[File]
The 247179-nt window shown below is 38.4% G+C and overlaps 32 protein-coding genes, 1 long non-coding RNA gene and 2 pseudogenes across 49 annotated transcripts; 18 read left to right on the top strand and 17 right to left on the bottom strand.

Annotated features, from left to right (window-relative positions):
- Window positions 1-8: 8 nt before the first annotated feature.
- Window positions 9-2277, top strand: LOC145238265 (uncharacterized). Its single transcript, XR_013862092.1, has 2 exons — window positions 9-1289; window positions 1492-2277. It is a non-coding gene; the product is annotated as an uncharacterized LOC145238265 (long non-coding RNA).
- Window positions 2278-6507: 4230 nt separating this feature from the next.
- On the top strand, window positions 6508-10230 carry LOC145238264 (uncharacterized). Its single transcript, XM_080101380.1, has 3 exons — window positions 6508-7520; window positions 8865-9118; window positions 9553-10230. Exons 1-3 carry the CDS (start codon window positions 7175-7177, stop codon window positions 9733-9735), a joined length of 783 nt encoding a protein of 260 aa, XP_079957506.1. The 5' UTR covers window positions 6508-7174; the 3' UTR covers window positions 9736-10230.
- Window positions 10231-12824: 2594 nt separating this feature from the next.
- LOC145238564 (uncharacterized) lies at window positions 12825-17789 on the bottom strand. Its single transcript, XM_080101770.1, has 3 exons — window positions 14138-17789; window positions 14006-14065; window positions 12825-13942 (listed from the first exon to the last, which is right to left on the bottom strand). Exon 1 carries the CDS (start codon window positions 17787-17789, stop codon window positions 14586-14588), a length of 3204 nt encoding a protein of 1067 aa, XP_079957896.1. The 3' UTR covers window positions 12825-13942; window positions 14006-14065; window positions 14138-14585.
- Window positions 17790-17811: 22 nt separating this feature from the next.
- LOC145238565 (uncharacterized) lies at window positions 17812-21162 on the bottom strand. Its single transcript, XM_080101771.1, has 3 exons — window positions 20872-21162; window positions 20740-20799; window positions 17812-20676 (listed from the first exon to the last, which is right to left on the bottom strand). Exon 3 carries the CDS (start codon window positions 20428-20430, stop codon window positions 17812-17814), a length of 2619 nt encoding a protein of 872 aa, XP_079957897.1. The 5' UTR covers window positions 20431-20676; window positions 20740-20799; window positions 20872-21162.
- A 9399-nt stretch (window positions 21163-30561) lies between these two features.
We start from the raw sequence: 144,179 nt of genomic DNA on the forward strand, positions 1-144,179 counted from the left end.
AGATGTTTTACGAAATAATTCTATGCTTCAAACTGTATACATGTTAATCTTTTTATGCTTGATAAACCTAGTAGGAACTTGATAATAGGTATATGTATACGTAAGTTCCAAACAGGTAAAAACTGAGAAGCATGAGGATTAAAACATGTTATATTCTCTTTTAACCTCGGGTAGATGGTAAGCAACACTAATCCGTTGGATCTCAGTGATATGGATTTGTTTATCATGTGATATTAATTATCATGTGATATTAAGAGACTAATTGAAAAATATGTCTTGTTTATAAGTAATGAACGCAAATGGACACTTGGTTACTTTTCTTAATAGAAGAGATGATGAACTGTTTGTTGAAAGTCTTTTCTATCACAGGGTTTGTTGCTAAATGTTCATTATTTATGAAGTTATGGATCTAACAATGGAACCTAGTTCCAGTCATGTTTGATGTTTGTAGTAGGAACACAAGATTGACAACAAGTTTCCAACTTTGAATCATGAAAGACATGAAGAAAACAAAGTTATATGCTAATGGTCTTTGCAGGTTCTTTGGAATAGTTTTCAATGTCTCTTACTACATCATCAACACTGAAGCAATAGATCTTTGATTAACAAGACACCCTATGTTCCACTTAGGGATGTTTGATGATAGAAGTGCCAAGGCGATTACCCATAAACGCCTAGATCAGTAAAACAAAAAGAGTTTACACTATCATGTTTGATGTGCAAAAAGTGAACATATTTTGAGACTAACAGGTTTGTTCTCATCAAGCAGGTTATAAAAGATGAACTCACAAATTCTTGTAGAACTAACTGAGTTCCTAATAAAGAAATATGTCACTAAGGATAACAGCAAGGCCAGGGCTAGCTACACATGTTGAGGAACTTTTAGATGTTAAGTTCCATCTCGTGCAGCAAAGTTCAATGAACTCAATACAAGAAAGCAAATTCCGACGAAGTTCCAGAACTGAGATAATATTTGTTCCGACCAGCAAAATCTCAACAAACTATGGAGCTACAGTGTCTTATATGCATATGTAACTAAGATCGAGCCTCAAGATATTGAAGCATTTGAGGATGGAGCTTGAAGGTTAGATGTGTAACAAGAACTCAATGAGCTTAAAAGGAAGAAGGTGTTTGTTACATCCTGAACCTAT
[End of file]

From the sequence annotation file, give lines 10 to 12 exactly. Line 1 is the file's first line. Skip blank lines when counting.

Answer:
- LOC145238565 (uncharacterized) lies at window positions 17812-21162 on the bottom strand. Its single transcript, XM_080101771.1, has 3 exons — window positions 20872-21162; window positions 20740-20799; window positions 17812-20676 (listed from the first exon to the last, which is right to left on the bottom strand). Exon 3 carries the CDS (start codon window positions 20428-20430, stop codon window positions 17812-17814), a length of 2619 nt encoding a protein of 872 aa, XP_079957897.1. The 5' UTR covers window positions 20431-20676; window positions 20740-20799; window positions 20872-21162.
- A 9399-nt stretch (window positions 21163-30561) lies between these two features.
We start from the raw sequence: 144,179 nt of genomic DNA on the forward strand, positions 1-144,179 counted from the left end.